Steve Baur
Former Editor, Modified Mustangs & Fords
January 9, 2014

While the supercar segment as we know it arguably began in the 1960s with the Lamborghini Miura, it wasn't until the 1980s that the exotics truly became a market segment. As a young magazine reader, I was captivated by the exotics as much as I was any muscle car of the day. But as big of a fan as I was of supercars, I wouldn't come to understand the importance of a certain white exotic that caught my eye for many years.

Slathered in bright white and adorned with huge fender flares and a massive wing on the back end, that car was the De Tomaso GT5 Pantera. It joined many other exotics in offering excessive power in a sleek, yet striking, mid-engine platform.

I wouldn't see one of these cars in person until after signing on with Source Interlink Media (then McMullen Argus) back in 2001. Shortly thereafter, Muscle Mustangs & Fast Fords contributor, Bernie Golick, offered me the keys to his very own 1972 Pantera. It was my first time behind the wheel of an exotic, and while it wasn't exactly mind-blowingly fast, the Pantera did offer a unique driving experience that I wouldn't soon forget.

Fast forward to 2012, and I'm at the Track Guys high-performance driving event at Sebring International Raceway, and I keep running into people who tell me about a race-prepped Pantera in the pits. Owned by David Archibald of Wimauma, Florida, it's a 1974 IMSA model that he uses for open track events. During our conversation, David suggests I grab my helmet and come for a ride.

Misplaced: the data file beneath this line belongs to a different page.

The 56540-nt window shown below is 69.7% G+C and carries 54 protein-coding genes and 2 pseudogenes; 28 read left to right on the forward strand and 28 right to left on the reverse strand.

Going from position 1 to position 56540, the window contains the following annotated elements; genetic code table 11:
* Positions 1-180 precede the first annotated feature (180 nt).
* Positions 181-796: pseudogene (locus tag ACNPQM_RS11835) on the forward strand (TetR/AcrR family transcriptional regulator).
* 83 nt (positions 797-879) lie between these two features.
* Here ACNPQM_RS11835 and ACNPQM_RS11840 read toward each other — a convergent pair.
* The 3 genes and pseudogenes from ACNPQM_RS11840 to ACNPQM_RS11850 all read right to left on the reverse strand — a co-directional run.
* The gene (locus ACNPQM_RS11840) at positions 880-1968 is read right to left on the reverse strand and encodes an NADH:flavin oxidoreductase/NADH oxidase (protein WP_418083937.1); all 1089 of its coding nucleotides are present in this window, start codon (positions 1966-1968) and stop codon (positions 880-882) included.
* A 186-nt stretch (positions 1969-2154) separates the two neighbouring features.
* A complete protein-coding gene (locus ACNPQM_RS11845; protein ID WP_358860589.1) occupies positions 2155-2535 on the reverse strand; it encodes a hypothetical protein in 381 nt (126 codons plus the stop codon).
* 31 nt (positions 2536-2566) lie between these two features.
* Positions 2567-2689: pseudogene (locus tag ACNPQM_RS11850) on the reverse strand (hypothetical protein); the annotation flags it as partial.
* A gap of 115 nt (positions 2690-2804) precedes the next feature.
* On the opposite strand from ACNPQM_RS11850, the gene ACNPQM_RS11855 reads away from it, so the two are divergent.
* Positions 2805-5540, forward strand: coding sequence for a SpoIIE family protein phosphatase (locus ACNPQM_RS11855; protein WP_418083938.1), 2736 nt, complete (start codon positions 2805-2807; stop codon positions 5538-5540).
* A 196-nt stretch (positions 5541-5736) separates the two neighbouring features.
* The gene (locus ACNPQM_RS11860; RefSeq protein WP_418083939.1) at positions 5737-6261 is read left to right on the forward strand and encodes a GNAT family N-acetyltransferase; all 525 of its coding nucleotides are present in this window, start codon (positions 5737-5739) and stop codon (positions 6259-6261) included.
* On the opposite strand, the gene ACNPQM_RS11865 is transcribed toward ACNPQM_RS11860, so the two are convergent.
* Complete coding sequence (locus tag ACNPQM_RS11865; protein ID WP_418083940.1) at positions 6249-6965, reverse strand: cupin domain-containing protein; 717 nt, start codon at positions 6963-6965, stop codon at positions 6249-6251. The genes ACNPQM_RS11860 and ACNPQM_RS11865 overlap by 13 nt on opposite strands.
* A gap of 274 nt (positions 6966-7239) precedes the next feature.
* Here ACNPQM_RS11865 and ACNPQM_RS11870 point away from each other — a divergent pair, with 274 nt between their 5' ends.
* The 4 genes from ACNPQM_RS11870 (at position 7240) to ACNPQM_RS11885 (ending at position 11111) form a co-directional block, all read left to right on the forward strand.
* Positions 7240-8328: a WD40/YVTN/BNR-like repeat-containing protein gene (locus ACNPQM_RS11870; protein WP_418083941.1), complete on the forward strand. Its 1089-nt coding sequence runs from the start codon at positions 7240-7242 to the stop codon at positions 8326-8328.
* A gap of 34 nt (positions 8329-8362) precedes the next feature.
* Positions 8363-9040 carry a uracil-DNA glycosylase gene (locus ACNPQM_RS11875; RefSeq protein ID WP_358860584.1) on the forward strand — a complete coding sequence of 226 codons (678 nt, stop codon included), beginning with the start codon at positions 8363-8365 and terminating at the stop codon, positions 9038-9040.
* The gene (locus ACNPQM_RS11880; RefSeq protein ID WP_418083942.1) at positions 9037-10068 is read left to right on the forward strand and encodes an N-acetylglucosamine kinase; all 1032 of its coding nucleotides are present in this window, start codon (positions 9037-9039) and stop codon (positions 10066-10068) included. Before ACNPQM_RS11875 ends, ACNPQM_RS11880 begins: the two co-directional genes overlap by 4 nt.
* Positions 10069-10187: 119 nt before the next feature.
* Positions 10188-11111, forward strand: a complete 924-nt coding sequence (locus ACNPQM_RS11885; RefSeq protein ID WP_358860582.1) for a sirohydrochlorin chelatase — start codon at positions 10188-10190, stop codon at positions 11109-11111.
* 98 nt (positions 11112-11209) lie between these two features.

This Pantera was altogether different than Bernie's. It has shed any evidence of its street car origins, including trading its steel monocoque for a NASCAR tubular chassis and suspension. The Cleveland perched behind us is equipped with a barely muffled and wicked-sounding set of 180-degree headers. David took it relatively easy around the historic road course, but his smooth driving style showed off the car's massive lateral grip from the sticky Good Year slicks. The torque of the modified Cleveland engine effortlessly propelled us out of the corners and down the straights. You can check it out in video at www.youtube.com/watch?v=XntAazIX8wU.

Panteras remain popular today, and top builders like Pure Vision and Ringbrothers are currently turning out modified versions of these supercars. In this issue, we've covered the buildup of an all-aluminum Cleveland small-block that will be going into one of the very early push-button Panteras. We are also featuring Joe Curley's twin-turbocharged Pantera, which is one of two that he owns, in addition to other vintage and late-model Ford race cars. This is the modified one, of course, and it features a rather rare turbocharging system.

Though not officially produced by Ford, Panteras were sold at Ford's Lincoln- Mercury dealers and serviced there as well. They've certainly entrenched themselves in Ford's long performance history. If you've got a Pantera story of your own, share it on our Facebook page (facebook.com/modmustangsandfords). I'd love to read about it, and so might some of our other readers.


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